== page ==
Oct 20, 2008
UCSB’s Carillon Tunes
The 61 bells atop Storke Tower will play a different tune this Sunday during a live concert showcasing songs by the Beatles, Duke Ellington and Hoagy Carmichael.
Beginning at 3 p.m., Margo Halsted — a visiting associate for the Music Dept. — will perform an arrangement of songs on the carillon in the first of three quarterly recitals on the instrument. A TV screen will broadcast Halsted’s performance from inside the tower to viewers in Storke Plaza, allowing the audience to see the intricate movements of her hands and her feet while playing the carillon.
“The video feed from the playing room at the top of the tower will enable the listeners to view the performer and to understand how a carillon is played,” Halsted said.
Controlled by the carillonist’s hands and feet, the instrument is operated by a keyboard-like controller that strikes a particular bell in the tower.
Halsted said the upcoming performance is an opportune time to showcase the university’s largest instrument through contemporary music.
“I consider this first recital in many years to be a milestone for the UCSB carillon,” Halsted said. “I plan to play one carillon recital each quarter [and] I encourage interested listeners from all over Santa Barbara area to attend.”
UCSB’s carillon is one of five located in California. Thomas Storke — former editor and publisher of the Santa Barbara News-Press — donated the tower and carillon to the university in 1969.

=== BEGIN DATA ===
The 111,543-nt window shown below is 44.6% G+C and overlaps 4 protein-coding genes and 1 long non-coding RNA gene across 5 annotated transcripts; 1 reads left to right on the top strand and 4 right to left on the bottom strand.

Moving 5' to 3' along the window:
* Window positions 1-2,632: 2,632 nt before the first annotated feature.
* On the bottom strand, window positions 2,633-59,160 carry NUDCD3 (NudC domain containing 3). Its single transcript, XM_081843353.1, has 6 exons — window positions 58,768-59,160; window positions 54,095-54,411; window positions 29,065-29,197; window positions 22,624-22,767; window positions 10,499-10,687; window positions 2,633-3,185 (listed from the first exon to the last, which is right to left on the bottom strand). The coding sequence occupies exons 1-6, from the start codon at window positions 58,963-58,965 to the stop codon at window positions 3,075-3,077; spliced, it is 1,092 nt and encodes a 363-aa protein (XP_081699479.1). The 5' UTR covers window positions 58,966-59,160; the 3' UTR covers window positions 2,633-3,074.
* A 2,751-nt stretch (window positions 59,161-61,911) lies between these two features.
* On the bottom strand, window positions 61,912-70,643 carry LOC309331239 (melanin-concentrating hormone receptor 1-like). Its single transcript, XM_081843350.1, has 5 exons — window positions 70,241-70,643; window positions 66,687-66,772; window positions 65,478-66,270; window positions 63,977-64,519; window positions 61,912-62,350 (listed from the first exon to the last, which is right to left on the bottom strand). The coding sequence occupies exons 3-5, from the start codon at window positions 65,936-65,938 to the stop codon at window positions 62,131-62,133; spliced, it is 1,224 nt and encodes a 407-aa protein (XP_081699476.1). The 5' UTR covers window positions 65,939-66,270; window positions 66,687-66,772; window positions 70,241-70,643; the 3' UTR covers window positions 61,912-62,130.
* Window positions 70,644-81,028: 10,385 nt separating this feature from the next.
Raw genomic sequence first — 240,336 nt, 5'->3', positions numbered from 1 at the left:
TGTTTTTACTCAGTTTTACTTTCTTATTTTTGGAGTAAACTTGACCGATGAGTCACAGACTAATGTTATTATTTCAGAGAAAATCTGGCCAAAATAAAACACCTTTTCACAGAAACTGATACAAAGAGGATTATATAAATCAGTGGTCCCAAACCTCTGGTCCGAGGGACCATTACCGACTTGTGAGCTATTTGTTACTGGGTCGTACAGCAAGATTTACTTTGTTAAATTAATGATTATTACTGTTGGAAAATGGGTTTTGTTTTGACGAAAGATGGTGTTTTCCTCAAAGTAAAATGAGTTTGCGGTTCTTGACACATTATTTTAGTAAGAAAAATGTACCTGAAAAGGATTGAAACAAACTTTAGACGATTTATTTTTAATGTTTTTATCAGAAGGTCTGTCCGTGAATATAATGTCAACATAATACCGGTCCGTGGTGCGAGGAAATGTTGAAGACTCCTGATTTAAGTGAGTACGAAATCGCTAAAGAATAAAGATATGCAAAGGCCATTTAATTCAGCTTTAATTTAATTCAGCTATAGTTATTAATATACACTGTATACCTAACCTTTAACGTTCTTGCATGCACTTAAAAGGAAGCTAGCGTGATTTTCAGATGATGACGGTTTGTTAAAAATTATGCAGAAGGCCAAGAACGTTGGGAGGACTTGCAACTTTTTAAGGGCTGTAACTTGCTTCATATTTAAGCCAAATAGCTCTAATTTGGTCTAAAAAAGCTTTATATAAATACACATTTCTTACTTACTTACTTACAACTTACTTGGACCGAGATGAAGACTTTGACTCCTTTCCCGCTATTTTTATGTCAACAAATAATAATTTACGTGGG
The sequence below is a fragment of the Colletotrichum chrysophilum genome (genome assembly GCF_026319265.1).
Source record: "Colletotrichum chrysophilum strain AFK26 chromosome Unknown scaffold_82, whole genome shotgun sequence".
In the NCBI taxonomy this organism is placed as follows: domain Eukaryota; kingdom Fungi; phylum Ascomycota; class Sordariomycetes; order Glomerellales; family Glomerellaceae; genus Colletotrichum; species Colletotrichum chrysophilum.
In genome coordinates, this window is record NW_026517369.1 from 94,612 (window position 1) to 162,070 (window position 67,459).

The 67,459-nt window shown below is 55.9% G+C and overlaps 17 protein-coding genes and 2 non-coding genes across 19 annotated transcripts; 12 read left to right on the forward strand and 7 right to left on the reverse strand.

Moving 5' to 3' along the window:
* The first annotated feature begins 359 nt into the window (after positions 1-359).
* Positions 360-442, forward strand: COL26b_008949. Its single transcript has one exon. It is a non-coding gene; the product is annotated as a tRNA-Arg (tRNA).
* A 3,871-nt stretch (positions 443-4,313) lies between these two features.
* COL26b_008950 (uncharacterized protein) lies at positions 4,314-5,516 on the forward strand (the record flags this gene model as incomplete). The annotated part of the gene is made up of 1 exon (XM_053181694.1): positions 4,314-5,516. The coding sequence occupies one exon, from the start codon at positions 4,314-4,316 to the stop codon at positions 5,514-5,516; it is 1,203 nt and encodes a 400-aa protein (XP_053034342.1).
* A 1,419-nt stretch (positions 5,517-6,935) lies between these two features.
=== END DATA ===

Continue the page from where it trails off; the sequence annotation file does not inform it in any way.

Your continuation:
A traditional carillon consists of at least 23 bells, and the carillon located at the top of Storke Tower has five octaves with 61 bells.
Developed in the low countries of Europe nearly 400 years ago, bell towers were used to tell time. The carillon was created when these bells were hooked up to a keyboard, allowing short melodies to play before the clock struck a certain number of times each hour.
Patti Hopper, publicist for the Music Dept., said previous carillon courses had to be canceled due to financial issues.
“Due to budget cuts, the program was inactive for several years,” Hopper said. “The music department stopped hiring after the budget cuts, but now professor Margo Halsted plans to present a carillon recital each quarter.”
Nearly 30 years ago, two UCSB students received degrees in music with the carillon as their performing instrument. In an attempt to revive the tradition, Halsted currently teaches a private carillon class to three students on Sundays and Mondays.